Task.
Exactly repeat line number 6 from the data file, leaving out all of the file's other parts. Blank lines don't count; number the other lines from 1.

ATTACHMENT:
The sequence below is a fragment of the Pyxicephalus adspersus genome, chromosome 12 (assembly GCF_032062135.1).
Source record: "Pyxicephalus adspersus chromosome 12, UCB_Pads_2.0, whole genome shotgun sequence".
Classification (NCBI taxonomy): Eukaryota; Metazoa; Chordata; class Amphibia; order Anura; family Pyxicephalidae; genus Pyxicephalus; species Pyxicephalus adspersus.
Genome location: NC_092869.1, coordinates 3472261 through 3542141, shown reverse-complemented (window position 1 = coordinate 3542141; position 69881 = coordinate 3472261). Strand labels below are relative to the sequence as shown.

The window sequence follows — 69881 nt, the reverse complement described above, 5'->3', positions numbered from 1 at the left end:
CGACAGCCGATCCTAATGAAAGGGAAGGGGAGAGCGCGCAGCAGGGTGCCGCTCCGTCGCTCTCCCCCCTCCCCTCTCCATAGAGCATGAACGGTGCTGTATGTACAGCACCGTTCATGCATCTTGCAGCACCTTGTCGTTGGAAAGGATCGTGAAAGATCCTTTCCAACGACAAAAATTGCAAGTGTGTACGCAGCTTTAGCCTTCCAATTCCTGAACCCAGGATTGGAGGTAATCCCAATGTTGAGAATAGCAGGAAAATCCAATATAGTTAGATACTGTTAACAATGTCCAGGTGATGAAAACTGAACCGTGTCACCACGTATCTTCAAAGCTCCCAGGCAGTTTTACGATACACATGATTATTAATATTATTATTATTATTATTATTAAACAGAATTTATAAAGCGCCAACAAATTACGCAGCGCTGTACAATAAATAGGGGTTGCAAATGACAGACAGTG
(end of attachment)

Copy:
CGACAGCCGATCCTAATGAAAGGGAAGGGGAGAGCGCGCAGCAGGGTGCCGCTCCGTCGCTCTCCCCCCTCCCCTCTCCATAGAGCATGAACGGTGCTGTATGTACAGCACCGTTCATGCATCTTGCAGCACCTTGTCGTTGGAAAGGATCGTGAAAGATCCTTTCCAACGACAAAAATTGCAAGTGTGTACGCAGCTTTAGCCTTCCAATTCCTGAACCCAGGATTGGAGGTAATCCCAATGTTGAGAATAGCAGGAAAATCCAATATAGTTAGATACTGTTAACAATGTCCAGGTGATGAAAACTGAACCGTGTCACCACGTATCTTCAAAGCTCCCAGGCAGTTTTACGATACACATGATTATTAATATTATTATTATTATTATTATTAAACAGAATTTATAAAGCGCCAACAAATTACGCAGCGCTGTACAATAAATAGGGGTTGCAAATGACAGACAGTG